The hype machine is going into overdrive as the Olympics finally arrive in London, but with all eyes on our sporting superstars, what about the other cultural delights the capital has to offer its visitors? After all, those lucky enough to have tickets need to entertain themselves on their rest days…
If London is the creative capital of the world, Shoreditch is its creative hub. Home to countless design studios (Air included) and many a kooky retailer, it’s worth coming for a whole afternoon to have a proper explore.
Start your visit at Boxpark, the world’s first pop-up mall. Located right next to Shoreditch High Street station, retailers are housed in converted shipping containers, which themselves are stacked over two levels to create a striking and unique shopping experience. It’s interesting to see how the shops have dealt with the restricted space to successfully fit out; but there are some innovative solutions on display.
From here take a trip down Bateman’s Row and pop into 1948 London, a Nike store showcasing and selling exclusive and future brand products. The interiors and merchandising change on a regular basis, but it’s always inventive and worth a peek. Just around the corner on Curtain Road is SCP, one of London’s finest design stores. A product designer, manufacturer and retailer it sells an array of beautiful items for the home, from furniture to lighting. My favourite is the Mark McGinnis alphabet series of prints, not for the nursery though…
East London, and this patch in particular, is also a hotbed for street art. It can be topical, political or just plain pretty, but you don’t need to look far for it. Staying on theme, Paralympic mascot Mandeville is depicted being harassed by an excitable dog down Brick Lane and the Olympic rings get an angular makeover on Holywell Lane. In Redchurch Street, artists Lucas and Malarkey have turned a plain wall into a vibrant mural of colour and characters. These guys are prolific, and their work can also be spotted on many a shop shutter around the area (see below, third from left).
Mind the Map
The London Transport Museum is one of the more underrated attractions in the city; but as well as exploring the history of the capital’s transport network, there is also lots to see in terms of design.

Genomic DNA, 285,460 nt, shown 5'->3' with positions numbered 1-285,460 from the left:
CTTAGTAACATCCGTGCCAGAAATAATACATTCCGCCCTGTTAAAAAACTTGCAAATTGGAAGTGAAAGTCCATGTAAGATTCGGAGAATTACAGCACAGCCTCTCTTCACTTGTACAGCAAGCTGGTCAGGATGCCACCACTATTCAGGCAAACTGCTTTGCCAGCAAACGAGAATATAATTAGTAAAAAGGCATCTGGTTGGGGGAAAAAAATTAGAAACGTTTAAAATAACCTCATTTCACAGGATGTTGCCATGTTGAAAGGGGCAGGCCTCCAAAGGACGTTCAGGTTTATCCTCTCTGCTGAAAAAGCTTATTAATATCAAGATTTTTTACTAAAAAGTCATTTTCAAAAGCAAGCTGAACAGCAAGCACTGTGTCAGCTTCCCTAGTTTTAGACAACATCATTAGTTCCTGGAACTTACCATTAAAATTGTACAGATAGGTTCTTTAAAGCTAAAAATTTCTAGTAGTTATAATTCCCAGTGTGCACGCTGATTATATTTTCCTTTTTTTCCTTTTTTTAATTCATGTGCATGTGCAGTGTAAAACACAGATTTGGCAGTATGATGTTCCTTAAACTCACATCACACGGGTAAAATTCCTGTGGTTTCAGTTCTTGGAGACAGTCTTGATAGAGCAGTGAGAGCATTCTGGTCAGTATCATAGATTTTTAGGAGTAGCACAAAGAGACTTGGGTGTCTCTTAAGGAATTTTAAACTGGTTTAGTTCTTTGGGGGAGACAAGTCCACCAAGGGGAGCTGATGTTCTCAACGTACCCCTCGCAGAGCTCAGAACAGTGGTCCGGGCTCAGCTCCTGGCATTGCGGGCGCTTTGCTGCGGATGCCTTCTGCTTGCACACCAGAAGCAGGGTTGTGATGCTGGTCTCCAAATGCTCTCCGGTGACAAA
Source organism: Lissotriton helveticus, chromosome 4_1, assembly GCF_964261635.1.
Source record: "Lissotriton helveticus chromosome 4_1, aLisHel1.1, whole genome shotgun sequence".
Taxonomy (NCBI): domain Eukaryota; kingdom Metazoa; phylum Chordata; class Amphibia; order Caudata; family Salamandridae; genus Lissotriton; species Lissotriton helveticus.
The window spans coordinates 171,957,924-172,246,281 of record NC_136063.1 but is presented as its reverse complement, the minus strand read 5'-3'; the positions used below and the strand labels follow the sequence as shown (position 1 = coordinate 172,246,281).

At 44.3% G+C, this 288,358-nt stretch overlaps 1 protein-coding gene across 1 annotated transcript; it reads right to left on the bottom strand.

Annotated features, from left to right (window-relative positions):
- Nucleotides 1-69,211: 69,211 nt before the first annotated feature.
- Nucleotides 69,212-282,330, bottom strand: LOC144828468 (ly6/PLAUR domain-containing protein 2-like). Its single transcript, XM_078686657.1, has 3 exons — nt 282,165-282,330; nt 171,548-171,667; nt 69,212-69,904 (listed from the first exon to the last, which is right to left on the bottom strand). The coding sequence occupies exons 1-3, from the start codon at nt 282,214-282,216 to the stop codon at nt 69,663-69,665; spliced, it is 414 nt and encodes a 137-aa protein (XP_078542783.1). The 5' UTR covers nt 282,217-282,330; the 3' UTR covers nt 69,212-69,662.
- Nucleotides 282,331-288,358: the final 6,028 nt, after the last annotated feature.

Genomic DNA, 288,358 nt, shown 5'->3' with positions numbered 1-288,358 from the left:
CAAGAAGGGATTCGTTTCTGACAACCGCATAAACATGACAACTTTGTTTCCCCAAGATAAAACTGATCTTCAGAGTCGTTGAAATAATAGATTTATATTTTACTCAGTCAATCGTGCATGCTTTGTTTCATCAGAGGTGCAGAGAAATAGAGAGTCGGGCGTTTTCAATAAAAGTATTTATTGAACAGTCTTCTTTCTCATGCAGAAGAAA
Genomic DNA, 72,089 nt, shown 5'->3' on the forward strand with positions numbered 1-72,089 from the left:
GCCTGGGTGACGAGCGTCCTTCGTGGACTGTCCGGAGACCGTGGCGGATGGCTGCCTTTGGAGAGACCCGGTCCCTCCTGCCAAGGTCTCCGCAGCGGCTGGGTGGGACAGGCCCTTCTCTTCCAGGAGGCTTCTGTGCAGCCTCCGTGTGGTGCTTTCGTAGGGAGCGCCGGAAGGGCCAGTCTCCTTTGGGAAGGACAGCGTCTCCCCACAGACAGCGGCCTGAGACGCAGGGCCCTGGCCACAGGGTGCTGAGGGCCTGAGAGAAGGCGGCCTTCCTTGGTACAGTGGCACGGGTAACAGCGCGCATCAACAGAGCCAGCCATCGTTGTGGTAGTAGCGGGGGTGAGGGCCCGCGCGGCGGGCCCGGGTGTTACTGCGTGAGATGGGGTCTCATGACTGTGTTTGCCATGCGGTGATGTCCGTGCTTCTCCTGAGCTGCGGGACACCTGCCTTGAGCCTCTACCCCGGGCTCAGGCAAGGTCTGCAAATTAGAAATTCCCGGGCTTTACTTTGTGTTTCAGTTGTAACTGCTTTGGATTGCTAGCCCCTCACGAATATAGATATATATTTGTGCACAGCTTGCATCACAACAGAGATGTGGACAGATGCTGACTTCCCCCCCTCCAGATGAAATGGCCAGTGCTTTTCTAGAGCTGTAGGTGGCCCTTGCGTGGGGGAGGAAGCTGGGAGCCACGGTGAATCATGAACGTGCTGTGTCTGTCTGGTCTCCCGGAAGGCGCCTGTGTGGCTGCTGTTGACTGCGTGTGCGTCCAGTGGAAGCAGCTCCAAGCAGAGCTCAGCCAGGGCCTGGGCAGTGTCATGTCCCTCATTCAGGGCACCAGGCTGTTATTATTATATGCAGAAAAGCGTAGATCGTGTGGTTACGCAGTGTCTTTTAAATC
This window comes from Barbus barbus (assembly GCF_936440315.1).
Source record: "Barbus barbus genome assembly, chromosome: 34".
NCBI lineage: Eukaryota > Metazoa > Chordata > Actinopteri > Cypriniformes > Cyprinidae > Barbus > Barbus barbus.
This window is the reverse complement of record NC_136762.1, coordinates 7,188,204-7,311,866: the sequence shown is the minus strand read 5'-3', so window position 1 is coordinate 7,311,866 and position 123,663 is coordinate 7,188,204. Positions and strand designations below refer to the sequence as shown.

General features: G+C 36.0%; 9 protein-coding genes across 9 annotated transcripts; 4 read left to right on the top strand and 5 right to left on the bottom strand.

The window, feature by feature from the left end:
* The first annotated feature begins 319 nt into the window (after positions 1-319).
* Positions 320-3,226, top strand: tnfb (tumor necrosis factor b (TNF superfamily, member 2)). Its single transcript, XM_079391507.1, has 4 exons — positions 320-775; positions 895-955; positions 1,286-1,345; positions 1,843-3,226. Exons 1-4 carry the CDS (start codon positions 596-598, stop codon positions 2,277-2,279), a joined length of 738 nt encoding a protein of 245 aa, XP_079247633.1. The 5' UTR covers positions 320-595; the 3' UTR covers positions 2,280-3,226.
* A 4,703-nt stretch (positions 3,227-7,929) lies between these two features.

Current exhibition Mind the Map takes an insightful look into the design of maps across the transport network and capital. The history of the iconic tube map is charted from its early geographically correct days to its current diagrammatic form; with examples of MacDonald Gill’s intricate illustrations to Henry Beck’s more recognisable geometric look. There are new artworks on display too and kids can be entertained with the ‘track it down’ ticket stampers located around the museum.
The shop is also one of the best of London’s museums, so be prepared to part with your cash for a special edition tube poster or furnishings covered in the iconic tube/bus seat moquette fabric.
The V&A is one of the capital’s best-loved museums, housed in stunning Victorian surroundings. Home to the largest collection of art and design items, this summer it’s celebrating all things British with three outstanding exhibitions.
The first retrospective of Heatherwick Studio, arguably one of Britian’s most famous design houses, looks at the cross-disciplinary work the studio has produced in almost 20 years of practice. Their most recent commission was for TfL, developing a new Routemaster bus for the city. Now being introduced into operation, it signals a welcome return for an old London icon. Getting an insight into the process behind designing some of the most innovative sculptures and spaces is genuinely fascinating; from the stunning Seed Cathedral at the Shanghai Expo to the Spun chair (head into the courtyard to give one of them a go). The exhibition guide is a treat in itself, requiring a little bit of elbow grease to get your hands on it (see below). If you only get time to see one exhibition whilst you’re here, make it this one.
British Design: Innovation in the Modern Age looks at how design has progressed between the 1948 London Olympic Games and today; 60 years which has seen the cultural landscape change dramatically. The exhibition examines the struggle between tradition and modernity in design and Britain’s continuous pioneering in all fields, from fashion and art to engineering and architecture. Highlights include David Bowie’s Ziggy Stardust costume, Jock Kinneir and Margaret Calvert’s highway signage and Damien Hirst’s Pharmacy installation (take note of the pill-tastic wallpaper).
Finally, Ballgowns: British Glamour since 1950 is a collection of fabulous frocks from the red carpet and catwalk. The exhibition covers sixty years of British designers working at the forefront of the industry, including Zandra Rhodes, the late Alexander McQueen and Gareth Pugh. Prepare for some serious fashion envy as you also get a close up of dresses worn by the Royals and celebs including Elizabeth Hurley and Bianca Jagger.
Designed to Win
Of course, I couldn’t write a blog on London design hotspots without mentioning the Design Museum. Located on the South Bank, the museum champions all design disciplines, from graphics and interiors to fashion and furniture.
This summer the Designed to Win exhibition celebrates the relationship between design and sport; and particularly how design innovation can enhance the performance of athletes across various activities. It examines the distinction between science and human ability, looking at examples where materials and clothing are thought to have given athletes an unfair advantage (remember the Speedo FastSkin furore?). If you just can’t get enough of sport and the Games, this is a must visit.